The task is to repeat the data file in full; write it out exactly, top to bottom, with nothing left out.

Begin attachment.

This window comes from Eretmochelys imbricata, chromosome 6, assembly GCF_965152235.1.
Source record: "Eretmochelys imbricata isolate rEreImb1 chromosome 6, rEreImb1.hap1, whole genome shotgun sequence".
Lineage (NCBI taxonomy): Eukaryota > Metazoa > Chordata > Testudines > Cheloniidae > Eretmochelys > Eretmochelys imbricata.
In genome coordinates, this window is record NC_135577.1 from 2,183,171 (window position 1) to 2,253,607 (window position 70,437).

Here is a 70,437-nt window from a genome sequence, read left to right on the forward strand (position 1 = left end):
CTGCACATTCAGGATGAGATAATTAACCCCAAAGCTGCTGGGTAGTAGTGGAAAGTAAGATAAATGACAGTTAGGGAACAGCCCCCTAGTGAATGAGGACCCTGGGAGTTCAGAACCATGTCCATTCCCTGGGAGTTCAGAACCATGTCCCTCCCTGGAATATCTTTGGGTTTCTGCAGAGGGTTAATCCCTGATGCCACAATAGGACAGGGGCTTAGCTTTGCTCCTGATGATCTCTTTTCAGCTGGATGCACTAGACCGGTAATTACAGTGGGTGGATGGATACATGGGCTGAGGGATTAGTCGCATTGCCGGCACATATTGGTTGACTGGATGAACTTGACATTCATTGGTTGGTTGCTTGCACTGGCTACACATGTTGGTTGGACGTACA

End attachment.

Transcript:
This window comes from Eretmochelys imbricata, chromosome 6, assembly GCF_965152235.1.
Source record: "Eretmochelys imbricata isolate rEreImb1 chromosome 6, rEreImb1.hap1, whole genome shotgun sequence".
Lineage (NCBI taxonomy): Eukaryota > Metazoa > Chordata > Testudines > Cheloniidae > Eretmochelys > Eretmochelys imbricata.
In genome coordinates, this window is record NC_135577.1 from 2,183,171 (window position 1) to 2,253,607 (window position 70,437).

Here is a 70,437-nt window from a genome sequence, read left to right on the forward strand (position 1 = left end):
CTGCACATTCAGGATGAGATAATTAACCCCAAAGCTGCTGGGTAGTAGTGGAAAGTAAGATAAATGACAGTTAGGGAACAGCCCCCTAGTGAATGAGGACCCTGGGAGTTCAGAACCATGTCCATTCCCTGGGAGTTCAGAACCATGTCCCTCCCTGGAATATCTTTGGGTTTCTGCAGAGGGTTAATCCCTGATGCCACAATAGGACAGGGGCTTAGCTTTGCTCCTGATGATCTCTTTTCAGCTGGATGCACTAGACCGGTAATTACAGTGGGTGGATGGATACATGGGCTGAGGGATTAGTCGCATTGCCGGCACATATTGGTTGACTGGATGAACTTGACATTCATTGGTTGGTTGCTTGCACTGGCTACACATGTTGGTTGGACGTACA